If you like action RPGs with lively, culture-rich vast worlds to explore, an overload of side quests, and challenging monsters that will steal hours of your life away, you should check these alternatives below.
They will scratch that itch after you finish Sword Art Online Lycoris or meet your expectations if you have dropped Kirito’s game.
- Xenoblade Chronicles
- Monster Hunter Rise
- Dragon’s Dogma: Dark Arisen
- Witcher 3
Question: Do I Need to Play the Previous SAO to enjoy Alicization Lycoris?
Answer: Every Sword Art Online anime season is a sequel to each other. Since the game adapts the anime, it’s technically also a sequel. The characters will be easily recognizable if you are familiar with the anime or games, but if not, it won’t lessen your enjoyment.
Question: Which SAO Alicization Lycoris Version Should I Get?
Answer: In all due honesty, not the Switch version. The game has a somewhat interesting gameplay and a decent storyline, but the Switch port suffered greatly.
You will still see players complaining about FPS drops in any other version, but at least your screen will stutter in a Full HD resolution where trees actually look like they are part of nature and not a mock-up for your school’s science fair made out of cardboard.
Question: Is the Multiplayer in SAO Alicization Lycoris Active?
Answer: Since I played it before the official release on Switch, I didn’t find any players online. But looking at forums for the game, it seems that the multiplayer is slightly dead. Since the game has no crossplay, finding matches is difficult unless you arrange to play with a friend.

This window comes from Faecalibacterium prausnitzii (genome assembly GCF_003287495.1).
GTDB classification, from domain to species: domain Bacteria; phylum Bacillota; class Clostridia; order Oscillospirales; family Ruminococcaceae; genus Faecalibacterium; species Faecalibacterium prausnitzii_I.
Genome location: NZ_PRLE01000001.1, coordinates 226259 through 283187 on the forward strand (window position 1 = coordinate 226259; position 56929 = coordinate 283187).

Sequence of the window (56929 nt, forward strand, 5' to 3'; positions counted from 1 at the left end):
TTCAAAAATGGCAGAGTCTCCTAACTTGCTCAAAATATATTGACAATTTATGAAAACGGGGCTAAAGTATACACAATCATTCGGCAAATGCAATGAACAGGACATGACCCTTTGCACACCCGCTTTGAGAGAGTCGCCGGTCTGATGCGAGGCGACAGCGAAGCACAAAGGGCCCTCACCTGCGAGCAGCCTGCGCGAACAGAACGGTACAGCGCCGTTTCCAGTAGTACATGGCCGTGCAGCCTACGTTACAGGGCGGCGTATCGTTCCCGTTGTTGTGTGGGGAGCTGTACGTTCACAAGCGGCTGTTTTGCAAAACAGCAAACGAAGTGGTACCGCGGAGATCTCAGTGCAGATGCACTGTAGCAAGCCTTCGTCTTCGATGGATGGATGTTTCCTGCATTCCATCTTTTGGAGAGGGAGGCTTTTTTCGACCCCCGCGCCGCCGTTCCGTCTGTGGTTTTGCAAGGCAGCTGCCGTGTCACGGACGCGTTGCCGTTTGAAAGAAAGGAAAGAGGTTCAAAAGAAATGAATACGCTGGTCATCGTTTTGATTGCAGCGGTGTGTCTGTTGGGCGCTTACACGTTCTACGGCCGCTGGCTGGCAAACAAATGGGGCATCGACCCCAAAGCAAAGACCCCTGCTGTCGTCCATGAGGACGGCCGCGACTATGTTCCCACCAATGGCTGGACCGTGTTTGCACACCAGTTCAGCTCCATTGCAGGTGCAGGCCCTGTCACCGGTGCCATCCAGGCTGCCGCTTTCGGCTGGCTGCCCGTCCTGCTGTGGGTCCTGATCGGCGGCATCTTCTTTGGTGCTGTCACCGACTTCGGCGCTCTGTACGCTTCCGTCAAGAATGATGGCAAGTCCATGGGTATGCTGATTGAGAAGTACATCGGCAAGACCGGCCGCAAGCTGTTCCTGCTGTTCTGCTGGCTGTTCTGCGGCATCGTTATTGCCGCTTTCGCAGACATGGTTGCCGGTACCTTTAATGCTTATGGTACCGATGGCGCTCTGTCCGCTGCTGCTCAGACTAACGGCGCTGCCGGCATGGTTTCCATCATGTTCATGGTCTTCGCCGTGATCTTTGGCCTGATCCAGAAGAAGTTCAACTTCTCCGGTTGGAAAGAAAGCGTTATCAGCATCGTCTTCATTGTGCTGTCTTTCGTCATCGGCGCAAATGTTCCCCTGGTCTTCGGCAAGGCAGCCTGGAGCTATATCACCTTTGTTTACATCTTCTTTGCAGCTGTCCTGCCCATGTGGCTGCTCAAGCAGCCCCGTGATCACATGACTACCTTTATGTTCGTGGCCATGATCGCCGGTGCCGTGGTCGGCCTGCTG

I enjoy being a herald of good news, especially when gaming is involved. It’s rare for me to call a game “bad.” I prefer the phrase ” this game just isn’t for me.” But this is a review, and I have to be professional. Sword Art Online: Alicization Lycoris hangs on the fine thread of “the game isn’t for me, you, or anyone else who enjoys gaming.”
I had fun at the start. Exploring, collecting, crafting, and completing sidequests is always a thrill in any RPG. It’s all so new, big, and flashy. But it gets old fast. Way too fast. It’s not that Sword Art Online is a bad game. It’s just that there are countless better JRPGs options to invest your time and money.
Anyway, if you really like the anime, have played the predecessors, and want to draw your own conclusions, be my guest. But I beg you, stay away from the Switch version. The port was so poorly optimized that the graphics became a hindrance to the overall game experience.
Pros & Cons
- A giant world with lots of content;
- Several weapons, each with its own skill tree;
- Anime tropes, if that’s your thing.
- A massive graphical downgrade in the port;
- Very drawn out and uninteresting narrative;
- Combat wastes its enormous potential;
- Extra content is repetitive and dull;
- Secondary characters behave the same way in combat.
I dedicated more than 15 hours wandering around the Underworld and made it to chapter 2-2 when the game repeatedly made me destroy those monster-summoning fruits.
Most of those hours were spent doing sidequests in the first chapter, fishing, and exploring the map. I completed the 1-handed sword and spear skill trees and unlocked the Scout and Berserker EX Skills.